Do Managers exploit private information of their investor base? (JMP, coming soon)
I investigate whether managers obtain and exploit private information about who is buying and selling their firm’s stock. To do so, I examine insider trading prior to activist investors’ disclosure of Schedule 13Ds. Schedule 13Ds are required when investors have acquired more than 5% of a firm’s shares, and they cause a significant price jump of approximately 6% upon disclosure. I find that insider purchases (sales) are abnormally high (low) in the days prior to the disclosure of Schedule 13Ds. These pre-disclosure insider purchases are higher when activist investors make larger trades since they are more likely to be detected by insiders. The stock market fails to recognize that insiders trade ahead of the Schedule 13D filings, as reflected by the fact that pre-disclosure insider trading does not facilitate price discovery in the underlying firms. Furthermore, I find that the pre-disclosure insider trading is predictive of the firm’ future stock and operating performance, consistent with managers exploiting private information when they expect it to generate greater profits. Taken together, my results suggest that managers obtain private information concerning their firm’s investor base and exploit it for personal gain.
On the capital market consequences of alternative data: Evidence from outer space (with Zsolt Katona, Marcus Painter, Panos Patatoukas)
In preparation for submission
Presentations: SEC (Aug 2019), Financial Management Association (2019), 9th Miami Behavioral Finance Conference Doctoral Poster Session, the Future of Financial Information conference (Stockholm, 2019)
We study the emergence of satellite imagery of parking lot traffic across major U.S. retailers as a source of alternative data in capital markets. We find that while measures of parking lot traffic from outer space embed timely value-relevant information, stock prices do not incorporate this information prior to the public disclosure of retailer performance for the quarter. This creates opportunities for sophisticated investors, who can afford to incur the costs of acquiring and processing satellite imagery data, to formulate profitable trading strategies at the expense of individual investors, who tend to be on the other side of the trade. Our evidence suggests that unequal access to alternative data increases information asymmetry among market participants without necessarily facilitating stock price discovery.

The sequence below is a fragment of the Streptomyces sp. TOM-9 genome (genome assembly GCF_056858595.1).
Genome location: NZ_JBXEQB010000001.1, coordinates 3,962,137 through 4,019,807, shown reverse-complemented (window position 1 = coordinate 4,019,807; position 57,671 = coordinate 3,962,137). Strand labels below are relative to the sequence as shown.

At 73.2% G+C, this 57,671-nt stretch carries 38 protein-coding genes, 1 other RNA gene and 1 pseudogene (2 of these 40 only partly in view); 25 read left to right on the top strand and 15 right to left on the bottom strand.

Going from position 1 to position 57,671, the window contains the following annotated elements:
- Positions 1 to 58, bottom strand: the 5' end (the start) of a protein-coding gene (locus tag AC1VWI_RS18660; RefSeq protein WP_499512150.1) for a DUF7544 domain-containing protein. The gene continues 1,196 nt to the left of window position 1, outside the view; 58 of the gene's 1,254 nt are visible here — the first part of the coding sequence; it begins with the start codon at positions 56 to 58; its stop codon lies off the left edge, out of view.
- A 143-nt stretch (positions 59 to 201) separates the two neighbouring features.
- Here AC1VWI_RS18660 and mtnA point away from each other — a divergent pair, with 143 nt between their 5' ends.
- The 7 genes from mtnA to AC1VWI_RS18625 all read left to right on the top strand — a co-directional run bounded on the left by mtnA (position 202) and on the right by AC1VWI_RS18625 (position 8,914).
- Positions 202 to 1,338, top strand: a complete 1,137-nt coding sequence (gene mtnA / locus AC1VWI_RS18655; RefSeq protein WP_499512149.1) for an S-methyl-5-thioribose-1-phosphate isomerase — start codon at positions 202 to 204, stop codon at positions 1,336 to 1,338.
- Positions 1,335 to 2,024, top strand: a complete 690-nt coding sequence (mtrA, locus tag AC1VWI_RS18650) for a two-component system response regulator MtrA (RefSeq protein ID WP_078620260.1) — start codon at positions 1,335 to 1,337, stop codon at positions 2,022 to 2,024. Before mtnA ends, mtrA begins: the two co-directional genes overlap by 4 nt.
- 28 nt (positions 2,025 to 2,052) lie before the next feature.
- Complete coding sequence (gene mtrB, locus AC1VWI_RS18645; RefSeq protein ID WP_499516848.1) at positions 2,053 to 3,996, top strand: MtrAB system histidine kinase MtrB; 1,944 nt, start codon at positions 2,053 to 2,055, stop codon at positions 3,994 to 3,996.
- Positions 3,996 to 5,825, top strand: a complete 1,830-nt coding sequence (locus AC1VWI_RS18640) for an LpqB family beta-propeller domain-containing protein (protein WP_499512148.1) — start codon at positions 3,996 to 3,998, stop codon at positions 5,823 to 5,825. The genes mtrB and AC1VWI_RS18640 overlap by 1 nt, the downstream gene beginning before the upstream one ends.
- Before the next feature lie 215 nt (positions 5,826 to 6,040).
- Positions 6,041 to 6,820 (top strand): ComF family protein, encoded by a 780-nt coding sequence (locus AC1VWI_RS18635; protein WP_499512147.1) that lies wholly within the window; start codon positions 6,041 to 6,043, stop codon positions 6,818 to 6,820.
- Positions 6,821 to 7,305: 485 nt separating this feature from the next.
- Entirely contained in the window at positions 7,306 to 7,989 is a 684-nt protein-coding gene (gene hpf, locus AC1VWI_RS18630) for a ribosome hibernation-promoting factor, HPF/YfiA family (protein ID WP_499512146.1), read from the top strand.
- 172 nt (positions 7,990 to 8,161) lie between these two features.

Is It a Home Run? Measuring Relative Citation Rates in Accounting Research (with Patricia Dechow, Richard Sloan)
Forthcoming, Accounting Horizon
We propose a new set of citation metrics for evaluating the relative impact of scholarly research in accounting. Our metrics are based on current practices in bibliometrics and normalize citations by both field (accounting) and year of publication. We show that our normalized citation metrics dominate other commonly used metrics in accounting when predicting the long-term citation impact of recently published research. We conduct our analysis using citations from the Social Science Citation Index for the top six general interest accounting journals. More generally, our metrics can be readily constructed using any citation database and for any subfield of accounting. The metrics simply require the total citation counts for a benchmark set of papers published in the same calendar year. The use of these metrics should enable more informed performance evaluations of junior accounting researchers.
What Drives Acquisition Premiums and Why do Targets Reject Offers? Evidence from Failed Acquisition Offers (with David Aboody, Omri Even-Tov)
Revise & Resubmit, Journal of Corporate Finance
Using a hand-collected sample of 1,248 failed acquisition offers from 1979 to 2016, we investigate whether acquisition premiums are driven by the market’s revaluation of the target (the information hypothesis) or potential synergies (the synergy hypothesis). Partitioning the sample into acquisition offers that fail due to the target’s rejection (rejection group) and those that fail due to other reasons (non-rejection group), we find that the information hypothesis applies to both groups, reversing the interpretation of prior studies. Overall, our paper shows that identifying the failure reason is of prominent importance for research in mergers and acquisitions.
On the Origins of Forecast Walk-Downs (with Panos N. Patatoukas, Ari Yezegel)
In preparation for submission
Presentation: Hawaii Accounting Research Conference (2019), Bentley University (2018)
Are strategic incentives for bias among forecasters a necessary condition for forecast walk-downs? We identify the group of professional macro forecasters affiliated with the Federal Reserve System as a setting where forecasters are free from strategic incentives to cater to management. Unlike sell-side analysts, who have incentives to curry favor with management when forecasting corporate earnings, this group of macro forecasters faces strong incentives to produce unbiased projections of the U.S. economy. Remarkably, we document a walk-down in their macro growth forecasts. Whereas most prior explanations for forecast walk-downs are conditioned on strategic incentives for bias, we find that asymmetrically high forecasting difficulty in downturns relative to upturns of the U.S. economy can explain the macro walk-down, even in the absence of such incentives. Our paper contests the traditional view of forecast walk-downs as de facto evidence of preexisting strategic incentives for forecast bias. One overarching implication is that research on sell-side forecasts should consider strategic incentives for bias alongside information about the state of the U.S. economy and heterogeneity in the cyclical exposure of individual firms to macro fluctuations.